Chief Ranger Katie Shepard receiving her
Certified VA Master Naturalist Certificate
Photo by Jeff Wright
The Virginia Master Naturalists
NNNMN members pose with the ocean-washed remains of a tree at Paramore Island Natural Area Preserve during the 2017 field trip to Virginia’s Eastern Shore. Photo by Nature Conservancy Staff
The “Virginia Master Naturalist” Program is a statewide corps of volunteers. Virginia Master Naturalists are volunteer environmental educators, citizen scientists, and stewards helping Virginia conserve and manage its natural resources and public lands.
The Northern Neck Chapter of the Virginia Master Naturalist program is a community-based natural resources volunteer program focused on the lands and waters of the Northern Neck and the counties of the Middle Peninsula along the Rappahannock River and the Chesapeake Bay. Last year we provided more than 5000 volunteer hours to support the Northern Neck’s natural resources programs.
Becoming a Virginia Master Naturalist in the Northern Neck Chapter
Stratford Hall beach,Westmoreland County, during 2017 Basic Training by Kyle Langford
Interested Virginians become Master Naturalists through training and volunteer service. The process (i.e., to become a “Certified” Virginia Master Naturalist) typically takes 6 to 12 months as follows:
o Complete the 40-hour Basic Training Course
o Within a year of completing the Basic Training Course, provide 40 hours of volunteer service and complete 8 hours of Continuing Education Credit.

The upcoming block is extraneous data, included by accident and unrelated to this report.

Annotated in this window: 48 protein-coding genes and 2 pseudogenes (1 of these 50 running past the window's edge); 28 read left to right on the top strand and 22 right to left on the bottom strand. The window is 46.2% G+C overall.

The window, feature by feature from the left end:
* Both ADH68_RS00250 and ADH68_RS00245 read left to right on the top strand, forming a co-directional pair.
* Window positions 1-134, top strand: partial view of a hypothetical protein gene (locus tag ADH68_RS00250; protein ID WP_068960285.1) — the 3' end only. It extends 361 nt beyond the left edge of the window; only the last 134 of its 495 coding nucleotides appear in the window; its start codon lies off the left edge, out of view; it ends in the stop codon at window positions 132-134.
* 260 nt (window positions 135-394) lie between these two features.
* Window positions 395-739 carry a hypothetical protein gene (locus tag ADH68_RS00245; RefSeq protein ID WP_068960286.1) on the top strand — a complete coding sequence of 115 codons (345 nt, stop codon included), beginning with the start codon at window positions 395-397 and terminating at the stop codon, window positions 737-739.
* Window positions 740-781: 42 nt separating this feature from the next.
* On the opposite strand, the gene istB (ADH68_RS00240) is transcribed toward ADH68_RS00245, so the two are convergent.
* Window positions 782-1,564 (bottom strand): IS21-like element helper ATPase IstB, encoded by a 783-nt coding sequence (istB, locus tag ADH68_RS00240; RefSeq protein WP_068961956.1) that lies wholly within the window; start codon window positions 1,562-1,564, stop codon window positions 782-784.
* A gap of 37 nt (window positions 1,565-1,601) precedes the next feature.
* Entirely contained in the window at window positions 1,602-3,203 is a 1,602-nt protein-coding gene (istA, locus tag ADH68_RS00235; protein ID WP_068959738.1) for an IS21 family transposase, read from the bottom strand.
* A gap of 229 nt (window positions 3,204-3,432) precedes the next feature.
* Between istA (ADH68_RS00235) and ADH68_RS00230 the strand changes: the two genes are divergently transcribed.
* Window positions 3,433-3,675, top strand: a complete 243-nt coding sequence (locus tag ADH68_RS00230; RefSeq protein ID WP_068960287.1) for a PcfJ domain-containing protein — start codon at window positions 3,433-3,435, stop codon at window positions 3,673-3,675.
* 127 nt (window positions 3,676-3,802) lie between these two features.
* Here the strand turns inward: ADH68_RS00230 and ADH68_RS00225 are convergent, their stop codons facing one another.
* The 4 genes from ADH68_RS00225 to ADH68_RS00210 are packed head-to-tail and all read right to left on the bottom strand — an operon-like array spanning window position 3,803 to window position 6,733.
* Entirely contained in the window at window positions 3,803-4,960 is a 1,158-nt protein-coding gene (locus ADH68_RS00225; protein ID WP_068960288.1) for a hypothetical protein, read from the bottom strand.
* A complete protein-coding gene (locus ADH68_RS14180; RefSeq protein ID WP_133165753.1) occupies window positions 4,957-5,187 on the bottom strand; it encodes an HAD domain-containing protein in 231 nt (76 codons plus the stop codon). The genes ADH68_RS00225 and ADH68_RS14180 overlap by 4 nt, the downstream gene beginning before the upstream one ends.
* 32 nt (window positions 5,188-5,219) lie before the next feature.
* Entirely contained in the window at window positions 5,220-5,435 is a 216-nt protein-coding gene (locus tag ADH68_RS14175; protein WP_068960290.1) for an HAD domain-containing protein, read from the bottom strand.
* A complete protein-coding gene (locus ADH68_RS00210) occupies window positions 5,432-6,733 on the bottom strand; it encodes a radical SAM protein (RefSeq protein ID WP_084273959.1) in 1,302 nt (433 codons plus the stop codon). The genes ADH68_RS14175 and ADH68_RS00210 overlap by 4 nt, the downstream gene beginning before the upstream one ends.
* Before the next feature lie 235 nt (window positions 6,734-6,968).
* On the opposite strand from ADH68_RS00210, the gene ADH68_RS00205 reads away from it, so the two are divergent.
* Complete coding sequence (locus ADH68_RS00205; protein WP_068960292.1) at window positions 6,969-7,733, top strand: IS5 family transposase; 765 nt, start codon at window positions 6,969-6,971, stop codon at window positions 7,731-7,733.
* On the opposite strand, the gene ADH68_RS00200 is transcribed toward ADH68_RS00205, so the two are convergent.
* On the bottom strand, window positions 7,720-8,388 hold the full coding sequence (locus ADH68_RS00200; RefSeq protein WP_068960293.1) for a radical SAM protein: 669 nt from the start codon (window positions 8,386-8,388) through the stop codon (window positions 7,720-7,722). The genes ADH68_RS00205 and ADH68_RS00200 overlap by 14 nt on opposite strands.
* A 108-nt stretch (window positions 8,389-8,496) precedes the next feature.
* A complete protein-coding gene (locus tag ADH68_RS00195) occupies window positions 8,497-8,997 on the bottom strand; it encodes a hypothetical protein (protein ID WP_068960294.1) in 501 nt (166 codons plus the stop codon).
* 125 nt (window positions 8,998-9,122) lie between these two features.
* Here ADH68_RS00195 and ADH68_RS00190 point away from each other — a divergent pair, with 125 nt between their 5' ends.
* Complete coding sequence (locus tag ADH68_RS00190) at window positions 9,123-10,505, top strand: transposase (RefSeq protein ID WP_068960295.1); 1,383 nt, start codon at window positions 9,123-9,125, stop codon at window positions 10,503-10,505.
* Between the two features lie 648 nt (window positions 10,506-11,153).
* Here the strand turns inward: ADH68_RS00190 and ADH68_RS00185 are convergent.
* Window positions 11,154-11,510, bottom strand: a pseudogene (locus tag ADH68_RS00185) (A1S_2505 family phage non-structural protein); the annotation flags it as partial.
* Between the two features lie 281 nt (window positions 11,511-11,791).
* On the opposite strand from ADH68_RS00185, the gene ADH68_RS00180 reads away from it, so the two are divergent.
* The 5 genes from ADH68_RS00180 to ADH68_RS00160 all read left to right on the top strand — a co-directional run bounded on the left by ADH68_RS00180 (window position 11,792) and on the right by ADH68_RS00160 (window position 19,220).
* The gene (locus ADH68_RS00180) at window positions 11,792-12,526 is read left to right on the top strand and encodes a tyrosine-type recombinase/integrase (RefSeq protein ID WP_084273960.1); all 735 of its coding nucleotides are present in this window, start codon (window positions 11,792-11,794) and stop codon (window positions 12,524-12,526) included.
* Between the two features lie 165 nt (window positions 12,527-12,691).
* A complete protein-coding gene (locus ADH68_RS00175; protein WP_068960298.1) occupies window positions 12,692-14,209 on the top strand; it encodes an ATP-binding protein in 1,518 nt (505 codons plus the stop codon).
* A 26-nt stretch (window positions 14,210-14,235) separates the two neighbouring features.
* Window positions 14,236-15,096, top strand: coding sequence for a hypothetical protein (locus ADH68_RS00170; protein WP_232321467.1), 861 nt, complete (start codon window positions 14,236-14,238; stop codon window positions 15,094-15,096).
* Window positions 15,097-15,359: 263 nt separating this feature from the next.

o Service can be in any of four key areas: citizen science, stewardship, environmental education, or chapter administration (examples are listed below).
o Continuing Education Credit (CECs) are available via webinar and various seminars organized and advertised by many Virginia natural/marine resources organizations
To maintain the certification, you must complete 40 hours of volunteer service and 8 hours of continuing education each year.
Virginia Master Naturalist Service: What You’ll Do
Identifying plants at 2017 Basic Training Class by Kyle Langford
Bird, butterfly, frog and toad counts. Wildlife and native plant mapping and surveys. Camera trapping. Stream and beach monitoring. Citizen scientists all over the country follow consistent protocols to collect data that supply scientists and policy-makers with the information they need to make informed management and policy decisions. These data describe the lives, habits, and responsiveness to change of plant and animal species or communities.
Plant trees. Protect streams. Protect our rivers and the bay. Restore and maintain wildlife habitat, improving water quality. Build park trails and maintain them. Stewardship brings volunteers outside, gets them dirty, and shows them tangible results of their work.
If you enjoy teaching, public speaking, or working with youth, you may participate in education-related service projects, such as leading programs in a nearby state park or natural area preserve.
Become involved in guiding/administering the activities of your local chapter.
The Northern Neck Master Naturalist chapter was established to support a century’s long tradition of appreciation and utilization of the natural resources of the Northern Neck of Virginia. The mission of the Northern Neck Master Naturalist Chapter is to provide leadership, knowledge, volunteers and assistance to the professionals who serve as stewards of our natural heritage.
For more information, email the Northern Neck Master Naturalist chapter at firstname.lastname@example.org .